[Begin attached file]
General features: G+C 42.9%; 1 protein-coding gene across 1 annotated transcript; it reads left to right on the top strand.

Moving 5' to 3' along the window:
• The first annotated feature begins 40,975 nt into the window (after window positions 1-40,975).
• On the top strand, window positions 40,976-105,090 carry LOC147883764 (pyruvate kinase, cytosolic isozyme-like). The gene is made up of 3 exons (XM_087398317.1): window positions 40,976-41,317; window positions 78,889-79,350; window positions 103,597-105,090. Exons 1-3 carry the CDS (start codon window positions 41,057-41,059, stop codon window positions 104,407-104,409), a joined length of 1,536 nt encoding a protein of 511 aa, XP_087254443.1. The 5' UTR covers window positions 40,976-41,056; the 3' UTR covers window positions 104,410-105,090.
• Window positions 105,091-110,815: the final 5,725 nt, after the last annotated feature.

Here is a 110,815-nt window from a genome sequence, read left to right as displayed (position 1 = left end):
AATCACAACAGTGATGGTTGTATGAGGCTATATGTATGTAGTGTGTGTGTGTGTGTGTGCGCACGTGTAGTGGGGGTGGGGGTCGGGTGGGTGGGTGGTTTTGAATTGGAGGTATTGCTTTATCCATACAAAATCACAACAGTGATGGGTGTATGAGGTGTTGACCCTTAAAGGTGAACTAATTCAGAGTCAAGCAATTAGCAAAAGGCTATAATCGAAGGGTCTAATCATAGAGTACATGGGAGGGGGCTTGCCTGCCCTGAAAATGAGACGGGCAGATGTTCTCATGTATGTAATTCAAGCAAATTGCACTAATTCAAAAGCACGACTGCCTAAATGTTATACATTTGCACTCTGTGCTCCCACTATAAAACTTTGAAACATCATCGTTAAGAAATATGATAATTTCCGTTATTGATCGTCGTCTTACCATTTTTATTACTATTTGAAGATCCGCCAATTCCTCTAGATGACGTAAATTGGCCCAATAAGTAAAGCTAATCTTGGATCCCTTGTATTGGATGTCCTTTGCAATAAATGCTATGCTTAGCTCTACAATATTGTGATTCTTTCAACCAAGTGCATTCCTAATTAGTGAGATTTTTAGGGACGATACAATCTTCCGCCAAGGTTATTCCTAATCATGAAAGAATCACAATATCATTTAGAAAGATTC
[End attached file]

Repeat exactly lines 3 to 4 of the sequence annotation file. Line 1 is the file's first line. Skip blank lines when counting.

• The first annotated feature begins 40,975 nt into the window (after window positions 1-40,975).
• On the top strand, window positions 40,976-105,090 carry LOC147883764 (pyruvate kinase, cytosolic isozyme-like). The gene is made up of 3 exons (XM_087398317.1): window positions 40,976-41,317; window positions 78,889-79,350; window positions 103,597-105,090. Exons 1-3 carry the CDS (start codon window positions 41,057-41,059, stop codon window positions 104,407-104,409), a joined length of 1,536 nt encoding a protein of 511 aa, XP_087254443.1. The 5' UTR covers window positions 40,976-41,056; the 3' UTR covers window positions 104,410-105,090.